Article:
• Alex

    I’m running into the issue described above where someone replying to me on MyPay is arguing that I do not qualify for the base pay of O3 with 4 years of service. Do you know where I and others can find the DOD instruction on that topic?

    • Indy (admin)

      The relevant reference is DOD Instruction (DODI) 6000-13, section 6.1.2, which reads as follows: “Constructive Service Credit. This credit provides a person who begins commissioned service after obtaining the additional education, training, or experience required for appointment, designation, or assignment as an officer in a health profession, with a grade and date of rank comparable to that attained by officers
      who begin commissioned service after getting a baccalaureate degree and serve for the period of time it would take to obtain the additional education. Constructive service credit shall be determined according to the following guidelines:”

      Relevant subsections are:, which reads as follows: “Four years of constructive service credit shall be granted for completion of first professional degrees that include medical (M.D.), osteopathy (D.O.), dental (D.D.S. or D.M.D.), optometry (O.D.), podiatry (Pod.D. or D.P.), veterinary (D.V.M.), and pharmacy (Ph.D.).”, which says “Year-for-year credit shall be granted for the successful completion of internship, residency, fellowship or equivalent graduate medical, dental, or other formal professional training (i.e., clinical psychology internship or dietetic internship, etc.) required by the Military Service concerned.”

      Good luck!

  • Kyle

    This article is incorrect. The DODI referenced and “constructive service credit” is talking about giving you 4 years of credit towards promotion, meaning you are promoted to O3. It has nothing to do with years of service for pay calculations. Someone with no prior service who completes medical school through HPSP or USU (this is different for HSCP) will start internship being paid as an O3 with 0 years of service..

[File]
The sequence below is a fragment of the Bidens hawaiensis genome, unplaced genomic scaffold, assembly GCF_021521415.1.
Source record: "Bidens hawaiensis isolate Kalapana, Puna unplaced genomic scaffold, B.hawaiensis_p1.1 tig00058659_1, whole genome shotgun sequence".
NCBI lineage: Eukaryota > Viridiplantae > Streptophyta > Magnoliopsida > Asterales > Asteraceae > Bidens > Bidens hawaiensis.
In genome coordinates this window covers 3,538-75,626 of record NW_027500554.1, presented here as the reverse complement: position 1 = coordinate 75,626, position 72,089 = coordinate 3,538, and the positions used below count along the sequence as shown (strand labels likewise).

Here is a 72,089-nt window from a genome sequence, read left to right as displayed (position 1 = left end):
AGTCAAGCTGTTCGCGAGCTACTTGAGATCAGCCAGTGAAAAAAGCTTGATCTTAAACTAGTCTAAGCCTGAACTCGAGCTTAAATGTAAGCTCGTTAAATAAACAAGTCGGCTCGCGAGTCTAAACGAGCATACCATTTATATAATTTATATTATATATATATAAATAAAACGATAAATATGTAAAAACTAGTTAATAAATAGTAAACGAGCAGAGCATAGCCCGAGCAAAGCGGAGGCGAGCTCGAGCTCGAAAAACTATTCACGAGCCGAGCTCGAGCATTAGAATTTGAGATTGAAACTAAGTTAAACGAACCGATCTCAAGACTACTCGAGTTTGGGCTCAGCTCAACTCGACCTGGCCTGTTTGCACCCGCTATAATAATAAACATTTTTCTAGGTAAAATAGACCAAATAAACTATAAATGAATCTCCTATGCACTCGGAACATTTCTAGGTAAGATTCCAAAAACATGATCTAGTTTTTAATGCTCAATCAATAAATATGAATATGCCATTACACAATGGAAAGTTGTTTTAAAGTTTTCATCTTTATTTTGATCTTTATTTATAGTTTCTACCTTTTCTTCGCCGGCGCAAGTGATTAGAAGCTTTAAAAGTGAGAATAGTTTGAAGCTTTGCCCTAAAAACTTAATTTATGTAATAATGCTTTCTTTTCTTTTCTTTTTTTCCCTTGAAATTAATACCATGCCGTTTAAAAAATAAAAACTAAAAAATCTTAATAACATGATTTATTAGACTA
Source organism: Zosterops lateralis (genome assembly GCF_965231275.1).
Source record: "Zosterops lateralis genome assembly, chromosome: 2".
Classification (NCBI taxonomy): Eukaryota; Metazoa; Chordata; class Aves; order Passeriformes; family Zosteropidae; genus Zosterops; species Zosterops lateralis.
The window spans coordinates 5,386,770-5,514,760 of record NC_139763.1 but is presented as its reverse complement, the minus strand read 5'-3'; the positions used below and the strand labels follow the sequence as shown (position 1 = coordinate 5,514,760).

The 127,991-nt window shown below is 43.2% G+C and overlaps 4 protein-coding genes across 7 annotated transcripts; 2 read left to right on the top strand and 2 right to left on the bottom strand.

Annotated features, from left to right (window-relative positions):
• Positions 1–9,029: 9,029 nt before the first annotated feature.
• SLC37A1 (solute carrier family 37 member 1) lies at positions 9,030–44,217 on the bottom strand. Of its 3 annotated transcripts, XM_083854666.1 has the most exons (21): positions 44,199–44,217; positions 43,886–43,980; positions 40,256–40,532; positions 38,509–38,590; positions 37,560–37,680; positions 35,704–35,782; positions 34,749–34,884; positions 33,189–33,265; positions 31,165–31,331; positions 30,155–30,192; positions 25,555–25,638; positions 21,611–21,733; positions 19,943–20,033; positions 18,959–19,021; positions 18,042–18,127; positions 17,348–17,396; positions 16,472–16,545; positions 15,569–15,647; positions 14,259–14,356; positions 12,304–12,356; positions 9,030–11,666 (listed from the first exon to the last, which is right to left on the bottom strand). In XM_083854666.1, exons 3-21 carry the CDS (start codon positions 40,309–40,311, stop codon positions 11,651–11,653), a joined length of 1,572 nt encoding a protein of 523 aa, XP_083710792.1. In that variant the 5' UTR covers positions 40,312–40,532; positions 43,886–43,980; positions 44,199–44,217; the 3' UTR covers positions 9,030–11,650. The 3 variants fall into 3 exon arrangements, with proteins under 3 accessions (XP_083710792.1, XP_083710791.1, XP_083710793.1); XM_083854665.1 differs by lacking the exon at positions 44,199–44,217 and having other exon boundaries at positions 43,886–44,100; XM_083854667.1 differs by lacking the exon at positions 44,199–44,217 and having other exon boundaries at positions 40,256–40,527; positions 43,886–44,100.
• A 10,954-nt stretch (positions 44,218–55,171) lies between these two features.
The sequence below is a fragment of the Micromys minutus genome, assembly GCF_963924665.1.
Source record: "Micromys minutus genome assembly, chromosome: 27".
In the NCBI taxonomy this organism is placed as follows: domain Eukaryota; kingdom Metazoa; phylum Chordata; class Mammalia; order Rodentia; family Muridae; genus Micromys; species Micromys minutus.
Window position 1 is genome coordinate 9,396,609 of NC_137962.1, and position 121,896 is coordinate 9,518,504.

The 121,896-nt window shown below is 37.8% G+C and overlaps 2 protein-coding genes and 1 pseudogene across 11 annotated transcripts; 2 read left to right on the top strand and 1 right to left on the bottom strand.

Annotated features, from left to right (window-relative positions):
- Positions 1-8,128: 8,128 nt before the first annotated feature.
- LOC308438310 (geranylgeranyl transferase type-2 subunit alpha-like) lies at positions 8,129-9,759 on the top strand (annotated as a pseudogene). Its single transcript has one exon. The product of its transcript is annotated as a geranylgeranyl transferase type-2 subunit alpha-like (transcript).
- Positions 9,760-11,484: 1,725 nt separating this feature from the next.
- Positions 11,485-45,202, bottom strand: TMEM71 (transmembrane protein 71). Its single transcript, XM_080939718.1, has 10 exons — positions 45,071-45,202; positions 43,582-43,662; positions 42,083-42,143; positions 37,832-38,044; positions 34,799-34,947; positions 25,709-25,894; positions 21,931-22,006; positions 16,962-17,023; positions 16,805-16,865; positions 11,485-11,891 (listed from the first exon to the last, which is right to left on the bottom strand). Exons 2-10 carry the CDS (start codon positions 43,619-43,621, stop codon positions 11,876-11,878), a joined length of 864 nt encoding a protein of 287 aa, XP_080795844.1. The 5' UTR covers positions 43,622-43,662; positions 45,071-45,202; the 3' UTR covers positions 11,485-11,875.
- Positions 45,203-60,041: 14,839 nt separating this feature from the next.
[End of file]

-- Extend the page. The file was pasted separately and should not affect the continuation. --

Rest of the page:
-Someone who has been an APD, a command intern coordinator, and an associate director dealing with GME and intern/resident pay.

    • Spousal Unit

      Spousal Unit here, I think we are not all on the same page.

      Indy did a civilian deferred residency, so when she entered active duty she came on with four years of credit for pay. Two years later during fellowship she was an O-4 with six years time for pay purposes.

      Folks who enter active duty going into residency will typically have 0 years of service for pay purposes as described by Kyle.

      • farmD

        I am a little confused on how that is different from what Kyle is saying.

        Let’s say for example, I am a pharmacist that received 6 years of credit and I received a commission. Will I be paid as an LT with 6 years time?

        Thank you.

  • Mark

    Meh I’ll probably stay in for the whole 20+ year commitment. I really don’t mind. I grew up poor so being a poor neurosurgeon (specialty of interest) won’t phase me as much.